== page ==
By registering for this tour, you agree to grant to Naturalist Journeys and its authorized representatives permission to record photos and/or video of your participation in the tour. You further agree that any or all of the material photographed may be used, in any form, as part of any future publications, brochures, or other printed materials used to promote Naturalist Journeys, and further that such use shall be without payment of fees, royalties, special credit or other compensation.
Please contact Naturalist Journeys by email at firstname.lastname@example.org or telephone our office: (520) 558-1146 or toll free: (866) 900-1146 if you have any questions. Many thanks for traveling with us and we hope you enjoy your journey.
Packing List +
Please Pack Lightly!
Soft luggage is much easier for us to pack than a more rigid hard-sided piece, so if you have the choice, please use your soft luggage. Be sure your name and address are printed on the inside of the bag, as well as on the luggage tag. Try to ensure that your luggage does not weigh more than 50 pounds total – many airlines now charge a fee for weight over that. Be sure to pack your personal medication, airline tickets, identification or (for international trips) passport, binoculars, camera, and other essential items in your carry-on bag. Your carry-on bag must be able to fit under the seat, or it will be taken away by airline staff and put with the regular luggage. You will want a daypack for field trips, so this is the ideal carry-on.
Dress is very informal. In general, the weather during your stay should be warm, not hot (60-70°F during the day, colder in the evenings and early mornings), unless a storm moves in and we experience rain and/or cold winds. It is best to be prepared for changeable conditions! Light-to-medium weight long-sleeved shirts and long pants make ideal field clothing as they provide more protection from sun, insects, and vegetation. A fleece garment and a good windbreaker create ideal outer layers – you can alter the number of layers to meet current conditions. Choose clothing that is comfortable, easy, and that you don’t mind getting dirty. Layering is your best strategy for comfort.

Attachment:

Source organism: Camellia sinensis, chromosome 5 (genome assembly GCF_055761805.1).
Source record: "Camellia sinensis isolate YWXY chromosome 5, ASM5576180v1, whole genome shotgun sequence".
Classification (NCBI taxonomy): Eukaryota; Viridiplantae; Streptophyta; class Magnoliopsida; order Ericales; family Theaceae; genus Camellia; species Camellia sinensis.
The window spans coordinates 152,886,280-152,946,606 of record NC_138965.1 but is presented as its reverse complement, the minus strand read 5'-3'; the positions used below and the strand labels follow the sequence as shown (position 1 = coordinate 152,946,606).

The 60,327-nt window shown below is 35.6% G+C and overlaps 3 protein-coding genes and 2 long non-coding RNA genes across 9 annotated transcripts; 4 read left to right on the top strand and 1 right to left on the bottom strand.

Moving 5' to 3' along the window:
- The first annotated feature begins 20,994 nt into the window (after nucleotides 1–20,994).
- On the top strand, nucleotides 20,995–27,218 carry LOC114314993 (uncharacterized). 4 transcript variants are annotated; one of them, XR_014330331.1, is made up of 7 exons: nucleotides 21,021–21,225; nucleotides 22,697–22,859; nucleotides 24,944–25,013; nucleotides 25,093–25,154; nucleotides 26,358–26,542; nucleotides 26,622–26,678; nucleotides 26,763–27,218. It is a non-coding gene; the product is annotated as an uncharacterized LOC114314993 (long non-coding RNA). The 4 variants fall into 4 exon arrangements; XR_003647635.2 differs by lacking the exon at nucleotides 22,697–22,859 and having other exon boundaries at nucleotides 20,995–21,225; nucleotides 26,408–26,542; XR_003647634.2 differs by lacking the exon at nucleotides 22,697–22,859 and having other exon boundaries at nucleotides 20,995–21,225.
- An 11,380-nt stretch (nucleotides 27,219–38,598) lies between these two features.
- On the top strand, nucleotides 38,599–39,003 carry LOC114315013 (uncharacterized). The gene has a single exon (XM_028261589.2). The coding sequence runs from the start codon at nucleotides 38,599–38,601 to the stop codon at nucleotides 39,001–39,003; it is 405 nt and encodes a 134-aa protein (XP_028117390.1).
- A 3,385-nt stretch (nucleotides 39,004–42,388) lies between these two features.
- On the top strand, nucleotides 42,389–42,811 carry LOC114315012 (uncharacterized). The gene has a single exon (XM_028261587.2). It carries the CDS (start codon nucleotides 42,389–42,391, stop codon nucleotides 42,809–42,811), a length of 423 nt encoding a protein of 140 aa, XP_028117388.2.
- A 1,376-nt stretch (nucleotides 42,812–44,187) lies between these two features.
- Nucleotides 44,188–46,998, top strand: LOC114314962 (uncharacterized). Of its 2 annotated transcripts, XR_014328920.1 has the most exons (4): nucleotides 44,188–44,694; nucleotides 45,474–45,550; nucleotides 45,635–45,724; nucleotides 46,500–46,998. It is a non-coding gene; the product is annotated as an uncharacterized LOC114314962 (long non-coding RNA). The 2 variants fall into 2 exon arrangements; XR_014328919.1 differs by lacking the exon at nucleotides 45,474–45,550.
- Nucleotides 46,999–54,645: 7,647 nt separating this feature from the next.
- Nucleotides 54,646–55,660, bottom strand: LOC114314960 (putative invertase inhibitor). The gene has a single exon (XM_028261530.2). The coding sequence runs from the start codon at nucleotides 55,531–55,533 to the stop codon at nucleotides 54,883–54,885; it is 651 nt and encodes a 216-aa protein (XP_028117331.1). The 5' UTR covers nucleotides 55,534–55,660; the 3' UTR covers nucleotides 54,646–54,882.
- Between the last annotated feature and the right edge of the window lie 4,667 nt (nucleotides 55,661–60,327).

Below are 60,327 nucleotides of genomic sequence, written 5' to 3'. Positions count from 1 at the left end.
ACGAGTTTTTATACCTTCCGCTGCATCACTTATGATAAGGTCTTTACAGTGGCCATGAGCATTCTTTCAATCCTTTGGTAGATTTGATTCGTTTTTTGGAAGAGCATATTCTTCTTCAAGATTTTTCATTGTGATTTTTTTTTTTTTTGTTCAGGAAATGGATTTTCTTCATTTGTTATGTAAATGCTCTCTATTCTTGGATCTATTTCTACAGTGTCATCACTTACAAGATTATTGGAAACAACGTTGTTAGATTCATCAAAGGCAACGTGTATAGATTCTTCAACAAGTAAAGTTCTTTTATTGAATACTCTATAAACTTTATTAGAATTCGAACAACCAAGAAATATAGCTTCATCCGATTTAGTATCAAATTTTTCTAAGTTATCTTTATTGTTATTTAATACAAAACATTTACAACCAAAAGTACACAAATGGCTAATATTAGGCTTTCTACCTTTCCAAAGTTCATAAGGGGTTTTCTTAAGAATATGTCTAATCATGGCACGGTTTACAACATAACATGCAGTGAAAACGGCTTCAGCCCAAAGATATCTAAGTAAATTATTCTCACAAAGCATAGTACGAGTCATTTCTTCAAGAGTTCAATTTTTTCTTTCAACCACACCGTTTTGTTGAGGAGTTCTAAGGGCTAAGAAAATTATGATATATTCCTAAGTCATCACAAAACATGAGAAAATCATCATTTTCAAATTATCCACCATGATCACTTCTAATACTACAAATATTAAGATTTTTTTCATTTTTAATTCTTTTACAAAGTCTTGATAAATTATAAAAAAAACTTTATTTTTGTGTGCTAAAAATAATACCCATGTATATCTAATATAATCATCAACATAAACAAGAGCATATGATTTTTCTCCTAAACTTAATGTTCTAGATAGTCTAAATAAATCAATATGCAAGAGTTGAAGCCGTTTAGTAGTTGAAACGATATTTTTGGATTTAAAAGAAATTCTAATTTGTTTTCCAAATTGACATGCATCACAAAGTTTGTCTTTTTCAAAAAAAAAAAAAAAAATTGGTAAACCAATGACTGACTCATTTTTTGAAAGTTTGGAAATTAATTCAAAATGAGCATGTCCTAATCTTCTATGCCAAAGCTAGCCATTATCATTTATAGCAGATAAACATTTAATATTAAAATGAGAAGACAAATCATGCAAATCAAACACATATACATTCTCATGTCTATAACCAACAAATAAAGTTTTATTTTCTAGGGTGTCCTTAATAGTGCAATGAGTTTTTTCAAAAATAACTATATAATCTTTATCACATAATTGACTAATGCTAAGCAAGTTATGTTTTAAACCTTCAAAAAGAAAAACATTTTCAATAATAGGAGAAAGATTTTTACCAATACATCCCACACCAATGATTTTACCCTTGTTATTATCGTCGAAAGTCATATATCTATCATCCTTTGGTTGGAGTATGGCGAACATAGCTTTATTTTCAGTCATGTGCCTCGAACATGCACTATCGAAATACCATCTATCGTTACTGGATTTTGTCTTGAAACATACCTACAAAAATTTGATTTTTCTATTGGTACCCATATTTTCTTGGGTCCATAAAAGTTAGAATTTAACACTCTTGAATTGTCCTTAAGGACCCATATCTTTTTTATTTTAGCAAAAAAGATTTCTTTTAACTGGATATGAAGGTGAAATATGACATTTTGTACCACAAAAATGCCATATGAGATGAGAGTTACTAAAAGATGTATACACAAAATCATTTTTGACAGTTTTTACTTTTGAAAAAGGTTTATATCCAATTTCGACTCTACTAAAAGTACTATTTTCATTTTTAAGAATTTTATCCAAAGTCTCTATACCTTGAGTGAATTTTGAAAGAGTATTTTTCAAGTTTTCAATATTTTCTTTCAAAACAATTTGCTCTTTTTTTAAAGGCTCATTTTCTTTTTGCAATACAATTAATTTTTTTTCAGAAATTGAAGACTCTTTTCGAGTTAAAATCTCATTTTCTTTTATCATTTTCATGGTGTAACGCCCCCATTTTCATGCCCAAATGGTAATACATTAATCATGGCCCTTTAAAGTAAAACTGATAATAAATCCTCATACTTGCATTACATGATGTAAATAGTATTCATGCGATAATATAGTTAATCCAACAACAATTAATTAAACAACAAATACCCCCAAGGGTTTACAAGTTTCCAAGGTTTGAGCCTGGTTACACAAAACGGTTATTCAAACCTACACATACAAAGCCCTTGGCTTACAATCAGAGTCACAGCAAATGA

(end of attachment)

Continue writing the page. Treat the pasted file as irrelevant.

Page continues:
Clothing and Gear
- Lightweight long pants or jeans, (2 to 3 pairs)
- Lightweight long sleeve shirts such as a turtleneck or sport shirt (4 to 5)
- T-shirts or equivalent (for layering)
- Personal underclothing and sleepwear
- Socks (light to medium weight and easy to wash and dry)
- A medium-weight raincoat or poncho (great if this doubles as windbreaker)
- Rain pants /wind pants
- Comfortable walking shoes (such as sneakers)
- Light-to-medium weight hiking boots (GOOD TREAD IS ESSENTIAL!)
- If hiking, TEVA type sandals for stream crossings are handy. Sandals in general are nice for travel days
- Medium-weight jacket (fleece is ideal, but a sweater or heavy sweatshirt will do. Make sure you can layer it with your windbreaker)
- Hat with broad brim
- Hat for warmth, lightweight gloves – early morning wildlife viewing can be cold!
- Comfortable clothes for evening (a cleaner version of your field clothes or a skirt, etc.)
- Bathing suit (optional; some lodgings may have spa facilities)
Equipment and Miscellaneous
- Airline tickets & identification
- Passport for our international travelers
- Camera and extra batteries, film, lens cleaning supplies, and your instruction manual (optional)
- Cell phone and charger
- Daypack or fanny pack for carrying your field gear, adequate to hold your lunch if hiking
- Water bottle
- Sunscreen/lip balm with SPF
- Insect Repellent
- Small flashlight with fresh batteries
- Alarm clock
- Notebook or journal and pen (optional)
- Field guides (optional)